Roger von Oech

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      « Underrated Inventions (and Discoveries) | Main | Oscar Best Picture Nominations: My Take »

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      Comments

      Cam Beck

      This is one of those subjects I've always wanted to delve more deeply into. I have a book on it, but I haven't gotten around to reading it yet.

      The Teaching Company courses seem one of the best ways to get started.

      I downloaded "The Great Debate: Advocates and Opponents of the American Constitution" from TTC a few weeks ago, so that's next on my list. However, on your recommendation, I may have to move this course up.

      Free to think, free to believe

      I studied Athens and Sparta some years ago and have since astonished my friends by saying that Athenian Democracy was, basically, an engine of war - closer to today when voters had to be of a 'certain wealth', you could argue that British democracy was as well. A quick glance at The Old Empire may prove interesting in this light...

      Now who do our governments govern and what do they produce - war or peace?

      Mario Vellandi

      I listened to Kenneth Harl's course on the history of Turkey and Mesopotamia - very interesting! His voice is clear and makes you feel like you're right in the classroom with a great professor. I'll have to look up this title.

      Roger von Oech

      Cam: You're right about the Teaching Company: they produce an excellent product. I'll have to look into the program you just downloaded.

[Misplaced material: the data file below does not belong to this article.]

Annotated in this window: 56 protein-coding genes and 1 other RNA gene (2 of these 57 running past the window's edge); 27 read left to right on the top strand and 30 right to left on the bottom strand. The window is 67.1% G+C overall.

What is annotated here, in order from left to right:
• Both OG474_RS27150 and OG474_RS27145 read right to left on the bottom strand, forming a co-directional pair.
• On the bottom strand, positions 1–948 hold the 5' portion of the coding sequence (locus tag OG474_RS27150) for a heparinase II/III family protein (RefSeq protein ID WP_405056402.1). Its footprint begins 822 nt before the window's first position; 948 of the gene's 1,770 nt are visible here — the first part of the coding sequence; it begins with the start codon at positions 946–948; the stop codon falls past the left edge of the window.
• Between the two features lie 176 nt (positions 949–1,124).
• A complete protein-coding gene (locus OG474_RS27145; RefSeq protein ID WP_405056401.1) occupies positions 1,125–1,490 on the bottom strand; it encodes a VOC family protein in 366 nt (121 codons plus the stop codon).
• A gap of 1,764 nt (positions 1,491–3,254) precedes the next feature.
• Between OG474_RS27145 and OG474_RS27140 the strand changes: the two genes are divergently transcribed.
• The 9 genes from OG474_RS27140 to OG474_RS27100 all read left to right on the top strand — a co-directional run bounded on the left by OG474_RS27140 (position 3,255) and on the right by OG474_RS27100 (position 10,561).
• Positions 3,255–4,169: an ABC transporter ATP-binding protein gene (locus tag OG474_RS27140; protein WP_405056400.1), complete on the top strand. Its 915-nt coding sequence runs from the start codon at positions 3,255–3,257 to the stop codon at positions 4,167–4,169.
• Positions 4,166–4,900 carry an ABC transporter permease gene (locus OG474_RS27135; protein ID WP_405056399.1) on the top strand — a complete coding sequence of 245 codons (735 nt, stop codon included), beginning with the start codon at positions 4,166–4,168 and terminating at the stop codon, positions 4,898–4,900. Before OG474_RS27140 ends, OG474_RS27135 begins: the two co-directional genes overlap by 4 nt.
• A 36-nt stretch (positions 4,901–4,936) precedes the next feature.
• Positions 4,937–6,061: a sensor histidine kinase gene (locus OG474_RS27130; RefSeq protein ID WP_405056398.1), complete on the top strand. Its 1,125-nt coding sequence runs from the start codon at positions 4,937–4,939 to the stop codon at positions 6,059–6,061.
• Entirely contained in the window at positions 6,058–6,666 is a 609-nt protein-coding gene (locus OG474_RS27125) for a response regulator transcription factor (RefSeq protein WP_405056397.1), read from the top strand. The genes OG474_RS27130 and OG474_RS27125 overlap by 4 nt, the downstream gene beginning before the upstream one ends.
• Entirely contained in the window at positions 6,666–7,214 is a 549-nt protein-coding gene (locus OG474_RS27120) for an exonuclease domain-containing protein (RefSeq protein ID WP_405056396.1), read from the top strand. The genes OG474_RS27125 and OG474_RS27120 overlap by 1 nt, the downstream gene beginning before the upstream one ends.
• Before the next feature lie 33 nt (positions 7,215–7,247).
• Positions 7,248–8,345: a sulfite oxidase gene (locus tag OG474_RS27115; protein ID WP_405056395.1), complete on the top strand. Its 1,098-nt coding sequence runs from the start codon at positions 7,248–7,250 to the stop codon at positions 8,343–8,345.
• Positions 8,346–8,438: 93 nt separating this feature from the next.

Free to Think: "Athenian Democracy was, basically, an engine of war" Yeah, I think I'd agree with that. The Athenian Empire was founded on the Delian League which Athens created with a number of island and Asian Minor city states as a self-defense alliance against the Persians after 479 BC. They were able to milk that treaty/alliance for considerable financial gain.

      One of the reasons that Athens was so admired by British classicists and historians in the 19th and 20th centuries is that the British saw many similarities between themselves and 5th BC Athens: both had empires and were maritime powers.

      Mario: I agree with you about Professor Harl. I'm looking forward to some of his other programs.

      Doug van Orsow

      My Teaching Company user forum has some interesting comments like these by one of the reviewers of Kenneth Harl's course:

      http://teachingcompany.12.forumer.com/viewforum.php?f=44&sid=dac7290808ca295e0c077607afcdcf08

      Doug van Orsow

      Sorry, that last link to the forum on Kenneth Harl's Peloponnesian War course should be:
      http://teachingcompany.12.forumer.com/viewforum.php?f=44

      To post you just need to register at:
      http://teachingcompany.12.forumer.com/profile.php?mode=register

      I also hope to get the course in a few days to join in on all the fun.

      Doug van Orsow

      J Heimerl

      Star Wars The Clone War is a redux of The Chladice episode of the Pelopennesian Wars. The clones, (hoplites ) even wore Spartan helmets. Fascinating.

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